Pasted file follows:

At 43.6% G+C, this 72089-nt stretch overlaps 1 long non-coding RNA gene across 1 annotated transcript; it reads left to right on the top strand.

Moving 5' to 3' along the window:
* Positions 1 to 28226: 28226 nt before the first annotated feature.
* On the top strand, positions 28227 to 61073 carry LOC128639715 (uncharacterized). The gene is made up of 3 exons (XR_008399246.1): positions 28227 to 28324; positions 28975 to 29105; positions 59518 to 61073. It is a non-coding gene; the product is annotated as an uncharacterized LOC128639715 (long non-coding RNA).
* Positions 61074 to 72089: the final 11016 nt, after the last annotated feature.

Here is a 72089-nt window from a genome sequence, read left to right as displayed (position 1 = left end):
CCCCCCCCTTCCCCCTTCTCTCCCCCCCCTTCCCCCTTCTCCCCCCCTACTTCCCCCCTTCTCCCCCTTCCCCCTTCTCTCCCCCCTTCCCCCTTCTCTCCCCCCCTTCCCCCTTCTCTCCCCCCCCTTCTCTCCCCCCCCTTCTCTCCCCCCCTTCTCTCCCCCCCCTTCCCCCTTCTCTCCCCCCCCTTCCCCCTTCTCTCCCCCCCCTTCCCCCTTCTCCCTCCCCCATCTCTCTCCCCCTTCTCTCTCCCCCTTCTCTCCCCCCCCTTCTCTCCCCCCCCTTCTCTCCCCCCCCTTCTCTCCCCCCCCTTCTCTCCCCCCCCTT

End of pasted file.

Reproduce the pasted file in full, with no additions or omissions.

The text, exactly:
At 43.6% G+C, this 72089-nt stretch overlaps 1 long non-coding RNA gene across 1 annotated transcript; it reads left to right on the top strand.

Moving 5' to 3' along the window:
* Positions 1 to 28226: 28226 nt before the first annotated feature.
* On the top strand, positions 28227 to 61073 carry LOC128639715 (uncharacterized). The gene is made up of 3 exons (XR_008399246.1): positions 28227 to 28324; positions 28975 to 29105; positions 59518 to 61073. It is a non-coding gene; the product is annotated as an uncharacterized LOC128639715 (long non-coding RNA).
* Positions 61074 to 72089: the final 11016 nt, after the last annotated feature.

Here is a 72089-nt window from a genome sequence, read left to right as displayed (position 1 = left end):
CCCCCCCCTTCCCCCTTCTCTCCCCCCCCTTCCCCCTTCTCCCCCCCTACTTCCCCCCTTCTCCCCCTTCCCCCTTCTCTCCCCCCTTCCCCCTTCTCTCCCCCCCTTCCCCCTTCTCTCCCCCCCCTTCTCTCCCCCCCCTTCTCTCCCCCCCTTCTCTCCCCCCCCTTCCCCCTTCTCTCCCCCCCCTTCCCCCTTCTCTCCCCCCCCTTCCCCCTTCTCCCTCCCCCATCTCTCTCCCCCTTCTCTCTCCCCCTTCTCTCCCCCCCCTTCTCTCCCCCCCCTTCTCTCCCCCCCCTTCTCTCCCCCCCCTTCTCTCCCCCCCCTT